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The world’s most infamous woodworking tool can be REPLACED!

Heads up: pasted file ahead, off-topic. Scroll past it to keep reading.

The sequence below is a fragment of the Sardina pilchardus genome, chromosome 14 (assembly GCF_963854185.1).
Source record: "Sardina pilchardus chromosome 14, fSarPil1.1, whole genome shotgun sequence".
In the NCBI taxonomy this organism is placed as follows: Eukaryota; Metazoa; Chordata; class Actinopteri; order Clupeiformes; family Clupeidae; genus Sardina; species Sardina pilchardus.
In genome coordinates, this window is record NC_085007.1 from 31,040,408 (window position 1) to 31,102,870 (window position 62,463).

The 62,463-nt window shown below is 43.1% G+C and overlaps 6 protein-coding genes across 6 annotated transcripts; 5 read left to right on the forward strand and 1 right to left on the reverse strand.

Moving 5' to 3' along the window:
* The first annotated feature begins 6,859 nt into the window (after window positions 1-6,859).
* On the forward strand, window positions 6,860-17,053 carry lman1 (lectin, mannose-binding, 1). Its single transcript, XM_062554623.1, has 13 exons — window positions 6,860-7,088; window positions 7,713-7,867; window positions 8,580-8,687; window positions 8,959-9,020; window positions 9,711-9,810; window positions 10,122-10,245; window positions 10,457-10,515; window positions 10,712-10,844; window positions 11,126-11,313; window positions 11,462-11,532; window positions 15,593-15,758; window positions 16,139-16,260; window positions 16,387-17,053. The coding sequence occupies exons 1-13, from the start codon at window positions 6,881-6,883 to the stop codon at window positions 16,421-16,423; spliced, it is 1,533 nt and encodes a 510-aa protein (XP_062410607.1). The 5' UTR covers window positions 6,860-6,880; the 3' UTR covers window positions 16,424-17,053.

few tools generate as much discussion both love and hate as the Fest tool Domino machine anytime one of these makes an appearance in a YouTube video half the audience gets up to change the channel because a lot of folks just can't relate to such an expensive tool that only does one thing mortise and ten and joinery granted that one thing is pretty big mortise and T and joinery is fundamental to good sturdy Woodworking and loose Tenon joinery which is what the Domino creates is far faster and easier than the traditional method of cutting a Tenon on the end of one workpiece and fitting it into a mortise on the other workpiece but you don't need to spend more than $1,000 to create solid Domino style loose Tenon joinery in fact if you already own a router then you can do pretty much the exact same thing that the Domino does for free here's how to do it I've cut some scraps of plywood the larger pieces are about 6 or 8 in by 3 or 4 in in their exact size isn't important but the thin strips in the center are important they are exactly as wide as the bushing you'll need on your router it doesn't matter what size that bushing really is just make the center strips in your jig the same width as the bushings outer diameter next determine the rough length you wish your mortise to be this isn't an exact science just be sure it's shorter in length than the end of the narrowest workpiece that you wish to use the jig on keep in mind as you glue your jig together that the actual mortise that you will cut will be slightly shorter than the slot you just created due to the offset from the bushing surrounding your router bit fight the desire to get out your calculator and figure out that exact offset it doesn't matter because the exact length of your mortise doesn't matter either you don't even have to use the full width of the slot in your jig it just has to be a little bit wider than the widest mortise that you intend to cut next you'll attach a fence to your jig you can devise a way to make it adjustable so The Jig can be used on many different projects but I really just prefer to make a fixed fence that's customized for the project I'm working on because it's not hard to make a new jig down the road if a different project calls for it place the plate you just assembled on top of one of your workpieces and center the hole by I now scribe a pencil line on the underside of The Jig plate along the edge of your workpiece to indicate where your fence must be mounted to hold the jig in that position it is critical that this line be parallel to the mortise if it's a little crooked your mortises will be crooked too and you'll have all sorts of assembly issues the easiest way to ensure that it's right is to use a table saw to cut a shallow curve right over your pencil Line This is accurate because we know the edge of our plate is parallel to the edge of the mored slot and the table saw fence will ensure the curf will be as well now get yourself another scrap of wood raise your table saw blade and skim The Edge leaving a tongue that will fit into the curve it only take a couple of passes slowly raising the blade until the tongue fits perfectly what you've created is a fence that will selfline with the mortise as you attach it to The Jig securing it with glue or screws that's it for The Jig itself now let's cut some mortises lay your work pieces together as they'll be assembled with the show faces up here we're making a door it's a perfect project for this type of joinery draw lines across the center of each joint these lines will help you position in The Jig so use a square to extend them around the edge or end where the mortise will be cut note how we've also drawn a line at the center of the jig's mortise slot this line can be aligned with the central line on your workpiece and The Jig clamped in place it's important that the jigs fence is always placed on the outer show face of the workpiece that's why it didn't matter if the mortise hole was perfectly centered on the edge or end when we made The Jig as long as you always place the fence on that outer show face of every workpiece everything will line up perfectly I recommend an upcut spiral router bit I'll link to the one I use below this video upcut bits will pull the chips up out of the mortise keeping the bit cooler so it'll last much longer however you will still have to take several shallow passes going about A4 inch deeper with each one and if you are cutting a large mortise you may still have issues clearing the chips fully unless you pause and vacuum them out from time to time remember clearing those chips is essential to keeping your bit cool and sharp if you're getting a lot of vibration as you make each pass you may change your tactics instead of moving the router sideways through each cut plunge the bit repeatedly downward to full depth boring a series of holes down the length of the mortise this is my favorite method especially when cutting deep mortises once most of the waste is gone you can clean things up with a final pass across the mortise length at full depth after you cut your first mortise you'll know how wide to cut your loose Tenon stock that's merely a wide strip of wood that's equal in thickness to the diameter of your rotor bit many short loose tenons can then be cross cut from a single piece of long stock you'll notice that the edges of my loose tenant are rounded this was done with a router bit but it's really not necessary because it's not a bad idea to actually cut your Tenon stock narrower than the full length of your mortise this gives you room to adjust the position of the assembled work pieces in case you didn't position your jig perfectly on your center lines or if you just want to make some adjustments during assembly the strength of the joint is in all the glue surface on the faces of the loose tenons it won't be weakened if the Tenon is narrower than the morse's length and if your tenons are narrower than the width of the mortise it doesn't matter if the edges are left Square that's all there is to it Loose ton joinery is easy to make it's super strong and now you know how to do it too try it on your next project now here's something else you really need to see 3M says their cubitron 2 sandpaper is a revolutionary advancement in abrasive technology what makes cubitron Paper different is the grit is made up of ceramic pyramids which slice the fibers of the wood rather than plowing troughs through them like the grain of the tiny rocks that are found on other sandpaper the result is an abrasive that works faster and stays cooler so it lasts longer significantly longer like five or six times longer than the cheap stuff and about twice as long as even other premium sandpapers 3M cubitron 2 destroyed Mira King Spore all the brands that are generally considered to be really good stuff the cubitron genuinely lasts a lot longer I assume it must keep it cooler perhaps it optimizes the way it cuts I I honestly don't